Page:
Dr. Doom’s take on India's dazzling stock rally

Marc Faber
Adam Jeffery | CNBC

Following India equities' dazzling rally last year, the market no longer looks compelling, according to storied investor Marc Faber.

"The share market has gone up a lot over the last 12 months and the valuations are in most cases no longer terribly compelling," Faber, editor and publisher of 'The Gloom, Boom and Doom,' told CNBC's Indian affiliate, CNBC-TV 18, on Wednesday.

"I just looked at Nestle India, it is selling at close to 50 times earnings," he added.

India's benchmark Sensex Index rallied over 30 percent last year driven by robust inflows from foreign funds betting on an economic turnaround under the leadership of new Prime Minister Narendra Modi.

Evolution Mining: Times are good for gold miners

The market is currently trading at a price-to-earnings ratio of 16.3, above the valuation of China's at 14, but below the valuation of Japan's at 19.5.

"Everything has to move in the right direction to justify these valuations," he said.

While India's economy appears to have turned a corner, the country's upturn is still at a nascent stage, with analysts believing further structural reforms required to unlock its full potential.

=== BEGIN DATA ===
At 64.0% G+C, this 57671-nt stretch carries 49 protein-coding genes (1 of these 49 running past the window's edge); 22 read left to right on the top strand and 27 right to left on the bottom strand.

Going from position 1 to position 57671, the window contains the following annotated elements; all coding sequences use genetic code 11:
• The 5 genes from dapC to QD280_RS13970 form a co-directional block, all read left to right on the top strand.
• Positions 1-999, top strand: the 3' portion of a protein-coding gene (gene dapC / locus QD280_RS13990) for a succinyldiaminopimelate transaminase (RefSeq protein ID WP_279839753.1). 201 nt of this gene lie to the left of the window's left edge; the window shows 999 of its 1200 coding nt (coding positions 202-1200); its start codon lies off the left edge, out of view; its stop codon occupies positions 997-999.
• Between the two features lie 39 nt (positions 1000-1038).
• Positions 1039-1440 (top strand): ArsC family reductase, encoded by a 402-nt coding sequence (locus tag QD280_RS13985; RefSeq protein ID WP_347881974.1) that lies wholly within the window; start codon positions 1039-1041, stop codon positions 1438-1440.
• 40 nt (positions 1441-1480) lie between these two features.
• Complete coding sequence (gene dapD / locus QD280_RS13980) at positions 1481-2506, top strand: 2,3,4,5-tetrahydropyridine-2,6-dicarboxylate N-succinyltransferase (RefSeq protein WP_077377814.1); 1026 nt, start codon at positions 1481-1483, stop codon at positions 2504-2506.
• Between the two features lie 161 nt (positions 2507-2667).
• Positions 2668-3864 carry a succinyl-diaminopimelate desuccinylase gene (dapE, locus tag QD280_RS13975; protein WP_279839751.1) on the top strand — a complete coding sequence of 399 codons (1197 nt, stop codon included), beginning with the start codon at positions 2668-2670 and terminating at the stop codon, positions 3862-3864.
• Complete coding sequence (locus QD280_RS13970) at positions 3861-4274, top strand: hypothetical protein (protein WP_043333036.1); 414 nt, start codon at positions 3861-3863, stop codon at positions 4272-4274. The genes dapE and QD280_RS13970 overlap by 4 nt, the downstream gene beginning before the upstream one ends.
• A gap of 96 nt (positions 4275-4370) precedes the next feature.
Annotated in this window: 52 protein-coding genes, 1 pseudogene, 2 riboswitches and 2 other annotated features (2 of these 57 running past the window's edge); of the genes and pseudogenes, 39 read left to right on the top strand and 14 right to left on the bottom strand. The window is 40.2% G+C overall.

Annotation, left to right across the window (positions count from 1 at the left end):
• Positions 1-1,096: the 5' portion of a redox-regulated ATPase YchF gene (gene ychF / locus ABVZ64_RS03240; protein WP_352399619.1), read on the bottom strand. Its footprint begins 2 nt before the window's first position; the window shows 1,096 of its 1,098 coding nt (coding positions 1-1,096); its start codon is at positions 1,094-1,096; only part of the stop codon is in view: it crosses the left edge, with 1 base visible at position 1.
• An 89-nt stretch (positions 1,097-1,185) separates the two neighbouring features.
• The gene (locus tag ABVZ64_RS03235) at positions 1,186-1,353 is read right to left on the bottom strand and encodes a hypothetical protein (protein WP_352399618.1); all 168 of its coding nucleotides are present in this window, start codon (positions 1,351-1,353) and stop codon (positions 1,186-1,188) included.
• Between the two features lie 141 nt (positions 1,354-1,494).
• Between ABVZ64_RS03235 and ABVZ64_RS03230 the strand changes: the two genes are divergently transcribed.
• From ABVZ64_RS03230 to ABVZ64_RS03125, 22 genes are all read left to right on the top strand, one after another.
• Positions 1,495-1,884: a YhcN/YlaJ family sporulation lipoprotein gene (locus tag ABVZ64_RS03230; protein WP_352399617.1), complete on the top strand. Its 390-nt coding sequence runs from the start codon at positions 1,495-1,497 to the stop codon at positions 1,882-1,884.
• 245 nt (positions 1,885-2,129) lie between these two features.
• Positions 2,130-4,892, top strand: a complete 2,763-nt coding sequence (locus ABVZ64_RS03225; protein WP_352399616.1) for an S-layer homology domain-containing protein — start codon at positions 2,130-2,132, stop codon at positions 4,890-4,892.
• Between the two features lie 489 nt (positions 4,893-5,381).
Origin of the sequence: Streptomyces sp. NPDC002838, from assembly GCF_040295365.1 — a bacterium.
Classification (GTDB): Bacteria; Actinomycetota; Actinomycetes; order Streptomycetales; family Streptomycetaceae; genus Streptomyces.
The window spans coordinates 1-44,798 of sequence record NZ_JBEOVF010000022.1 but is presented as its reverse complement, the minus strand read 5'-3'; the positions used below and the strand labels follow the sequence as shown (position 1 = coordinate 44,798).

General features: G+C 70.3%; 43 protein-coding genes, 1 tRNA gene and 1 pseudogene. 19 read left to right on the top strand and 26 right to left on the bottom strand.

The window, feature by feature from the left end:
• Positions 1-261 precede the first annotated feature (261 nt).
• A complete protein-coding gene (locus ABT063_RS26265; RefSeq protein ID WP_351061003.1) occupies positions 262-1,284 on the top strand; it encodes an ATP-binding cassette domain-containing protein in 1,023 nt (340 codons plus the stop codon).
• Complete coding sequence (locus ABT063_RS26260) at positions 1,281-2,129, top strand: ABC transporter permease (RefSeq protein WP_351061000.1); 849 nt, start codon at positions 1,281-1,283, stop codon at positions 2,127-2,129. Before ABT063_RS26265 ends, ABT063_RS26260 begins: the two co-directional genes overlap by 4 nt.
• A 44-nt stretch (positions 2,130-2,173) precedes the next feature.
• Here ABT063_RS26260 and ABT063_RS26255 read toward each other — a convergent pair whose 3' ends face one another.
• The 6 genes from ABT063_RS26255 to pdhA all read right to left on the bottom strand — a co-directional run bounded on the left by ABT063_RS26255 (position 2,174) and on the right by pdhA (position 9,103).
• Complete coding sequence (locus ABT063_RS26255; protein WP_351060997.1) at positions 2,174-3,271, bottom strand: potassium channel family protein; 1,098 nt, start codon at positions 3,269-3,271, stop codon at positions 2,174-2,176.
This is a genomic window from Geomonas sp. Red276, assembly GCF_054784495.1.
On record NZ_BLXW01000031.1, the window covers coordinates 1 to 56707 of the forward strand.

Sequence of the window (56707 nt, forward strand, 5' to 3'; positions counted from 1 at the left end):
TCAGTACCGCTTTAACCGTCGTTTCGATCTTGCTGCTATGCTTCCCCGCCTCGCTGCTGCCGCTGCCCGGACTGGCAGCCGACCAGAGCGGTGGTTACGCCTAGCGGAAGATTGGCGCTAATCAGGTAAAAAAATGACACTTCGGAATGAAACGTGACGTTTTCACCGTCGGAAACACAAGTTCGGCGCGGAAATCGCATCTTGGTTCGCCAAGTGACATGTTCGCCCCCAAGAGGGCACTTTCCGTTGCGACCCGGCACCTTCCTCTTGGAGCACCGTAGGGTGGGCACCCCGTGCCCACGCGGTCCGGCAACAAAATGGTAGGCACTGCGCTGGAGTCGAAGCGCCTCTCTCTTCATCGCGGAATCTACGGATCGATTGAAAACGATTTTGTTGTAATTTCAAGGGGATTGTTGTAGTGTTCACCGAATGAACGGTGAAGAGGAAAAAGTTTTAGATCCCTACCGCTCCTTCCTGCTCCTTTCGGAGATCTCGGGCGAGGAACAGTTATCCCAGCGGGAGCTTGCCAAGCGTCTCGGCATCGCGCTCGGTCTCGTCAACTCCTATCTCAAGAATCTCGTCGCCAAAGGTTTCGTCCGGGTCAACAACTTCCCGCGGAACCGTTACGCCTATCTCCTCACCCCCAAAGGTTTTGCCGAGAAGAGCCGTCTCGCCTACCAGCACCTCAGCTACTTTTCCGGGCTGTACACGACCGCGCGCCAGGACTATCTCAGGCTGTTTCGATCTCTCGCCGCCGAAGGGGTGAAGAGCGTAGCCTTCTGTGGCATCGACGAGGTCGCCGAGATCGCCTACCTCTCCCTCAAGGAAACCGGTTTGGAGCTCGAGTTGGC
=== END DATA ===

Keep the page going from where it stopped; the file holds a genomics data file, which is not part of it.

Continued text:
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Investors will be closely watching the upcoming budget on February 28 to gauge the government's reform resolve.

As such, Faber, who has been investing in Indian stocks over the past two years, says he's not inclined to add to positions right now.

"The market could finish the year somewhat higher… it all depends also on foreign investment flows and on foreign economies," he said.

The most attractive stock investment

But Faber is more optimistic on gold stocks despite bullion's volatile start to the year.

"Gold shares are the most attractive asset class within the equity market – they have been hammered over the last three years and are showing signs of bottoming out," he said.

Faber's call is based on his bullish outlook for the precious metal this year, which he expects will trend higher as confidence in the ability of central banks to solve global economic woes dwindles.

"When confidence in central banks finally collapses, then gold has a 30 percent upside potential, easily, this year," he said in an interview with CNBC in January.

He recommends gaining exposure to gold miners through exchange traded funds such as The Market Vectors Gold Miners ETF (GDX), the Junior Gold Miners ETF (GDXJ) and Sprott Gold Miners ETF (SGDM).

Faber, however, cautions that the trade is not for the faint of heart.

"If someone is more risk inclined, he will do better in gold miners [than physical gold]," Faber said in an interview with Washington DC based TV channel RT America last week.

"There's a higher risk [in the miners], it's more volatile. Gold prices drop $200, the miners are going to get slammed. Gold goes up by $100, [the miners] go up by a higher percentage," he said.